Christmas has also been a time for more formal charity. Rather than giving one another expensive presents, many have given to the poor and needy.
The younger Carl Oesterley captured history in his painting of Queen Marie of Hanover Giving Presents to the Poor and Needy (1908). Princess Marie of Saxe-Altenburg, as I believe she is more properly known, lived between 1818-1907. The artist’s father, Carl Oesterley senior, had been court painter to her family, but in 1866 her father’s kingdom was annexed by Prussia. The Princess married King George V of England, and her family never relinquished the throne.
Princess Marie is shown as a saintly figure, bathed in light as the poor and needy – and a sick boy in the bed behind her – worship her grace. She also has at least three Christmas trees in the background, which seems a little excessive even for royalty.
Leopold Graf von Kalckreuth brings together what has since become a cliché in his sentimental group of Children by the Christmas Tree from about 1912.
On Christmas Eve at the end of 1913, almost exactly two years after his severe stroke, Lovis Corinth painted this delightful scene of their two young children enjoying their Christmas Decorations. Charlotte, the artist’s wife, is seen at the left edge, disguised as Father Christmas. Their son Thomas stands with his back to the viewer in front of a nativity scene close to his mother. Daughter Wilhelmine is at the right edge, inspecting one of the presents.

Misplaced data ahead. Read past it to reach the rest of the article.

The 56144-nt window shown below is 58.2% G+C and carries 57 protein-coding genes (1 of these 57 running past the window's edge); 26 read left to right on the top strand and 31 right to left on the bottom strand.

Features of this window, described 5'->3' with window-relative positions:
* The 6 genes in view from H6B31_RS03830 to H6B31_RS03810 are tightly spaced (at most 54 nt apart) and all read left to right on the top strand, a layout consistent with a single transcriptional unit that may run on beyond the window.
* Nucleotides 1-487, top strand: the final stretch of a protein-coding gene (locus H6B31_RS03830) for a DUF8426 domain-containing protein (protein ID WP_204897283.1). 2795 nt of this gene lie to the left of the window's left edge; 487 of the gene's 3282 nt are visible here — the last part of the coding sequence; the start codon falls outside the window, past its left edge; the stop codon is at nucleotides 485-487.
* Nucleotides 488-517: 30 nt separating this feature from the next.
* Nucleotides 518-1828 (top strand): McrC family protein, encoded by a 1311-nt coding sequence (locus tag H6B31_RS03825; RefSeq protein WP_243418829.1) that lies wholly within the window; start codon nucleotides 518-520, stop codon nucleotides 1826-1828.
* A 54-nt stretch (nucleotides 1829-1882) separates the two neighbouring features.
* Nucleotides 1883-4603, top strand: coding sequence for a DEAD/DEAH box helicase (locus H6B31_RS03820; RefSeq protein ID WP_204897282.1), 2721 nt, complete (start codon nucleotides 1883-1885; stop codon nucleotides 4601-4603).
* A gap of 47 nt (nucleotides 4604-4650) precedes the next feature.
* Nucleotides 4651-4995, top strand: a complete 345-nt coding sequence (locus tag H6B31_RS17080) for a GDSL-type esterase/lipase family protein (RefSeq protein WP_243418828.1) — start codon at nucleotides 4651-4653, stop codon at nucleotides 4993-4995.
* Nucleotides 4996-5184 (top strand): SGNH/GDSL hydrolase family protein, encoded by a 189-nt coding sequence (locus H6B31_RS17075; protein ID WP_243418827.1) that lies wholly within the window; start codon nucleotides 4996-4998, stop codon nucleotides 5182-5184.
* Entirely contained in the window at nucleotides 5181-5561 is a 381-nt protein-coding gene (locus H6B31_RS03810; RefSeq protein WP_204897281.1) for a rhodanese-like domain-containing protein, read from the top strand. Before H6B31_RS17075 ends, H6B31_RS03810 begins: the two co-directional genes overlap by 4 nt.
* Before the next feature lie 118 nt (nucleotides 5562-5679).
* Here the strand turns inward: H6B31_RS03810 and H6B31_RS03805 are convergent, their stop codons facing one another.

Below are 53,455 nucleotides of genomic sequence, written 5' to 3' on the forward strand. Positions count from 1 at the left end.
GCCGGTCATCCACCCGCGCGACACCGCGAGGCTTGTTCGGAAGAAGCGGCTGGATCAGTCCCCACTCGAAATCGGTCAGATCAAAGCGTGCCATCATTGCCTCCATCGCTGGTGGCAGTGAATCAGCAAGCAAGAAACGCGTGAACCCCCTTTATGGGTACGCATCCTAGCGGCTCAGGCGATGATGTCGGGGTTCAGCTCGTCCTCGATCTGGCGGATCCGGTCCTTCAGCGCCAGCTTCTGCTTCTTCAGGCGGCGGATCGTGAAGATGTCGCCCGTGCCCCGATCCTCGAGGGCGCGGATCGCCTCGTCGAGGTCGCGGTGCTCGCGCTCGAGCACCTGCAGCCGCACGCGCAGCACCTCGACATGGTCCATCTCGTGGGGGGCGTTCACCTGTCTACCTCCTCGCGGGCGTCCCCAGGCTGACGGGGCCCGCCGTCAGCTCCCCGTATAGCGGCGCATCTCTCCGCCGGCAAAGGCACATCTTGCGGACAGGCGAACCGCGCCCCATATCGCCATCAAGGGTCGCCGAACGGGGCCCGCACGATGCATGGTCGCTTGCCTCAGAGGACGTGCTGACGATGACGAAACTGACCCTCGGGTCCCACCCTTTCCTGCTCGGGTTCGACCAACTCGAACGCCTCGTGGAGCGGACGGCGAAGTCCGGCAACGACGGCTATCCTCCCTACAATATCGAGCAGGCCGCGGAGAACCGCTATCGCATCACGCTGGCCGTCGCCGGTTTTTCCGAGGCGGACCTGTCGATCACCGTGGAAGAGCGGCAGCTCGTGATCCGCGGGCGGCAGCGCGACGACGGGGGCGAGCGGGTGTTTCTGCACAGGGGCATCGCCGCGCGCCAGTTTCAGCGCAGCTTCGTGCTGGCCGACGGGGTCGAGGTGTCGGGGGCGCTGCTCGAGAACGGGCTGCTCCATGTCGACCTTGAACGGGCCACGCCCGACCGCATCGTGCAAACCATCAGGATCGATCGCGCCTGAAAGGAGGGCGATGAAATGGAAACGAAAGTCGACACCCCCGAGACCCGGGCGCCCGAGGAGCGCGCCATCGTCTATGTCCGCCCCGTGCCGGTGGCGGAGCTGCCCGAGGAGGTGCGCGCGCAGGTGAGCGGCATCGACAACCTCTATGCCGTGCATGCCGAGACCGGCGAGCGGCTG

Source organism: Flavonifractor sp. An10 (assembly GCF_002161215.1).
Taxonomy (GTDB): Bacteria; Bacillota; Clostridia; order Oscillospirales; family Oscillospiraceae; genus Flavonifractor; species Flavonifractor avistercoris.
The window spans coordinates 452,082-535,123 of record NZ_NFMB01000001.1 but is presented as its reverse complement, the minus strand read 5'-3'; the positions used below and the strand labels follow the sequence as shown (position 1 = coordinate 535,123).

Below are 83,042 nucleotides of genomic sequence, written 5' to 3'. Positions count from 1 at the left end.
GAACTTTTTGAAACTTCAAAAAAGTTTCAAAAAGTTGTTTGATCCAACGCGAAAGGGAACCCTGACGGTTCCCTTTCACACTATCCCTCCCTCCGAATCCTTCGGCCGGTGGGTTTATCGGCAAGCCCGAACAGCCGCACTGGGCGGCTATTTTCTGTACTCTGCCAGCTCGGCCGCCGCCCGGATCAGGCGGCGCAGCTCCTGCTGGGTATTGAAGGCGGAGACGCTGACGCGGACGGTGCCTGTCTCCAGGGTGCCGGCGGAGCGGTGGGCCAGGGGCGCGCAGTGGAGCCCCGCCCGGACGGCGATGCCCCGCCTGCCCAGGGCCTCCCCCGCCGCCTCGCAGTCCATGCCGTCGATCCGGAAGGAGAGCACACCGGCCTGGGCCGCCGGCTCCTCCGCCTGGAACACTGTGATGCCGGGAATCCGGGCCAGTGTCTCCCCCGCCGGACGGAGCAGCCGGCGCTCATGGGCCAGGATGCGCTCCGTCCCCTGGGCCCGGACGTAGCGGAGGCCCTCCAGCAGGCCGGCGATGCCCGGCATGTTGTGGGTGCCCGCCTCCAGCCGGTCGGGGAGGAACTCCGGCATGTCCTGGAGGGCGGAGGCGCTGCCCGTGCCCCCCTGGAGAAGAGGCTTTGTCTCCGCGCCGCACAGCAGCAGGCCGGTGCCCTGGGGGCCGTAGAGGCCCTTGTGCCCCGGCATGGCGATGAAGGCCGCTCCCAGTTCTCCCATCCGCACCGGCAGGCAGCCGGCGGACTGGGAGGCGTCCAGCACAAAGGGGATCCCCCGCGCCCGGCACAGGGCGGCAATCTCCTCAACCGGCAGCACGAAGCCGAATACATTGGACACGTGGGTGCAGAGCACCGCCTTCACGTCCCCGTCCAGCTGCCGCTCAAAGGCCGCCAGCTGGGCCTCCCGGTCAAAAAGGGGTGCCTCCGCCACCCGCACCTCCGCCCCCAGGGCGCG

In 1915, when the whole of Europe was engulfed by the Great War, Wojciech Kossak painted this Soldiers’ Christmas. The decorations on the small Christmas tree in the foreground echo the uniforms in their greyness. In the sky, a shellburst acts as a metaphor for the guiding star which led the Magi to the infant Jesus in Bethlehem, but below that celestial light these infantry soldiers fight on.
In Nikolai Astrup’s woodcut print of his family’s Christmas Eve at Sandalstrand from 1918, his wife and young son have fallen asleep exhausted, amid traditional Norwegian decorations, including a well-decked tree.
Alphonse Mucha’s Christmas in America from 1919 is another painting with a story behind it. That year, Mucha had realised his great ambition of exhibiting his series of twenty paintings depicting the history of the Slav peoples, his Slavic Epic, in Prague, which had only the previous year become the capital of newly independent Czechoslovakia.
Mucha’s decade of work on this series had been supported by the American Charles Crane, celebrated by this painting. Tragically, when the Nazis invaded Czechoslovakia in March 1939, Mucha was badly persecuted, and died on 14 July 1939 in Prague, just before the start of the Second World War.
The Norwegian Naturalist Christian Krohg uses a Christmas tree to tell the story in his Seamstress’s Christmas Eve from 1921. A young woman is in her garret bed-sit, where she has been toiling long hours at her sewing machine. An affluent couple – a relative or employer perhaps – has just arrived to give the young woman a Christmas tree, a large wicker basket of presents, and more. Maybe that young woman can still be saved from the fate brought on by her sweated labour at the sewing machine, and her inevitable decline towards prostitution – perhaps an unusual way to spend Christmas Eve.
Now it’s time to go off and prepare the welcome for Santa, including his mince pies, and a little something for his reindeer, before you go out to Midnight Mass/Communion, to welcome in Christmas Day. Or maybe just doze quietly on the sofa during another rerun of The Snowman.